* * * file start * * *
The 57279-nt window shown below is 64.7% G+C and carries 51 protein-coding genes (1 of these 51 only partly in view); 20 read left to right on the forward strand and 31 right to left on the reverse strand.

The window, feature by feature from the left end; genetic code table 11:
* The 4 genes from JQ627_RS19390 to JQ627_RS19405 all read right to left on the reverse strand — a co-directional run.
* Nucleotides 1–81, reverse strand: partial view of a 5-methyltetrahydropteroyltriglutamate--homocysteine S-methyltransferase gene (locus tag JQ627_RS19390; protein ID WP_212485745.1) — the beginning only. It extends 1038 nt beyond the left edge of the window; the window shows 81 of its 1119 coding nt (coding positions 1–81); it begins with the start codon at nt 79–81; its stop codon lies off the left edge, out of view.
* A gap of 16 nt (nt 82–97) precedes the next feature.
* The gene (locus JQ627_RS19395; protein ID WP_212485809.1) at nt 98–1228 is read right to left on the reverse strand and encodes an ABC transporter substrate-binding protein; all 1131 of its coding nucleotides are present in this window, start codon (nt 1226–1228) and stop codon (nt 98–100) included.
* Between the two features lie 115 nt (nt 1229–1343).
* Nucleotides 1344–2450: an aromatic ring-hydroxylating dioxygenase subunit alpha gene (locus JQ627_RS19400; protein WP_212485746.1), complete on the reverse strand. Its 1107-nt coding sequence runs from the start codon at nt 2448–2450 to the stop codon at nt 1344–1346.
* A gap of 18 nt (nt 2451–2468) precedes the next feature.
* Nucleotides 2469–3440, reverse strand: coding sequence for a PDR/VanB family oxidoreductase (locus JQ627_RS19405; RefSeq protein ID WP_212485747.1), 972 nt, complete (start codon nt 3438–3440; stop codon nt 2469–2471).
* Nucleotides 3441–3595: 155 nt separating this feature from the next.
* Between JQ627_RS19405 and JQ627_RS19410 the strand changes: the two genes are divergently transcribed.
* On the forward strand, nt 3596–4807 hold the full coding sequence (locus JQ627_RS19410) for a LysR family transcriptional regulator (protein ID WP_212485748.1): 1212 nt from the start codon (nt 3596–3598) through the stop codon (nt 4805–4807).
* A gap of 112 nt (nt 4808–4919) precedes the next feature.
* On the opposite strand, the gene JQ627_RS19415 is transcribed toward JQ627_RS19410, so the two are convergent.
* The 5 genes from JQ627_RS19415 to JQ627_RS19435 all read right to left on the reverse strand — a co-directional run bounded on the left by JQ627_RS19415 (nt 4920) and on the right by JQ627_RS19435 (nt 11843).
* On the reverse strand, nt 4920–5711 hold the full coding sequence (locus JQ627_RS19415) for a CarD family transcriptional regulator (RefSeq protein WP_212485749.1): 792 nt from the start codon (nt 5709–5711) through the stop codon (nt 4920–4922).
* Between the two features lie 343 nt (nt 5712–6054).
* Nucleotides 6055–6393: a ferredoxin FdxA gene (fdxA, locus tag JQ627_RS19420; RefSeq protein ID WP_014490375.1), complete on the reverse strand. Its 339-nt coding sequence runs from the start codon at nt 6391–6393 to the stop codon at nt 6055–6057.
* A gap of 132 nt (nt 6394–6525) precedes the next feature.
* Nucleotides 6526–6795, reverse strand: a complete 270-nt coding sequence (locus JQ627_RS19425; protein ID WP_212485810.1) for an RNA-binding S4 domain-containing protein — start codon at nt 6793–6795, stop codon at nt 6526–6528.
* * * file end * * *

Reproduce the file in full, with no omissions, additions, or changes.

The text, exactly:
The 57279-nt window shown below is 64.7% G+C and carries 51 protein-coding genes (1 of these 51 only partly in view); 20 read left to right on the forward strand and 31 right to left on the reverse strand.

The window, feature by feature from the left end; genetic code table 11:
* The 4 genes from JQ627_RS19390 to JQ627_RS19405 all read right to left on the reverse strand — a co-directional run.
* Nucleotides 1–81, reverse strand: partial view of a 5-methyltetrahydropteroyltriglutamate--homocysteine S-methyltransferase gene (locus tag JQ627_RS19390; protein ID WP_212485745.1) — the beginning only. It extends 1038 nt beyond the left edge of the window; the window shows 81 of its 1119 coding nt (coding positions 1–81); it begins with the start codon at nt 79–81; its stop codon lies off the left edge, out of view.
* A gap of 16 nt (nt 82–97) precedes the next feature.
* The gene (locus JQ627_RS19395; protein ID WP_212485809.1) at nt 98–1228 is read right to left on the reverse strand and encodes an ABC transporter substrate-binding protein; all 1131 of its coding nucleotides are present in this window, start codon (nt 1226–1228) and stop codon (nt 98–100) included.
* Between the two features lie 115 nt (nt 1229–1343).
* Nucleotides 1344–2450: an aromatic ring-hydroxylating dioxygenase subunit alpha gene (locus JQ627_RS19400; protein WP_212485746.1), complete on the reverse strand. Its 1107-nt coding sequence runs from the start codon at nt 2448–2450 to the stop codon at nt 1344–1346.
* A gap of 18 nt (nt 2451–2468) precedes the next feature.
* Nucleotides 2469–3440, reverse strand: coding sequence for a PDR/VanB family oxidoreductase (locus JQ627_RS19405; RefSeq protein ID WP_212485747.1), 972 nt, complete (start codon nt 3438–3440; stop codon nt 2469–2471).
* Nucleotides 3441–3595: 155 nt separating this feature from the next.
* Between JQ627_RS19405 and JQ627_RS19410 the strand changes: the two genes are divergently transcribed.
* On the forward strand, nt 3596–4807 hold the full coding sequence (locus JQ627_RS19410) for a LysR family transcriptional regulator (protein ID WP_212485748.1): 1212 nt from the start codon (nt 3596–3598) through the stop codon (nt 4805–4807).
* A gap of 112 nt (nt 4808–4919) precedes the next feature.
* On the opposite strand, the gene JQ627_RS19415 is transcribed toward JQ627_RS19410, so the two are convergent.
* The 5 genes from JQ627_RS19415 to JQ627_RS19435 all read right to left on the reverse strand — a co-directional run bounded on the left by JQ627_RS19415 (nt 4920) and on the right by JQ627_RS19435 (nt 11843).
* On the reverse strand, nt 4920–5711 hold the full coding sequence (locus JQ627_RS19415) for a CarD family transcriptional regulator (RefSeq protein WP_212485749.1): 792 nt from the start codon (nt 5709–5711) through the stop codon (nt 4920–4922).
* Between the two features lie 343 nt (nt 5712–6054).
* Nucleotides 6055–6393: a ferredoxin FdxA gene (fdxA, locus tag JQ627_RS19420; RefSeq protein ID WP_014490375.1), complete on the reverse strand. Its 339-nt coding sequence runs from the start codon at nt 6391–6393 to the stop codon at nt 6055–6057.
* A gap of 132 nt (nt 6394–6525) precedes the next feature.
* Nucleotides 6526–6795, reverse strand: a complete 270-nt coding sequence (locus JQ627_RS19425; protein ID WP_212485810.1) for an RNA-binding S4 domain-containing protein — start codon at nt 6793–6795, stop codon at nt 6526–6528.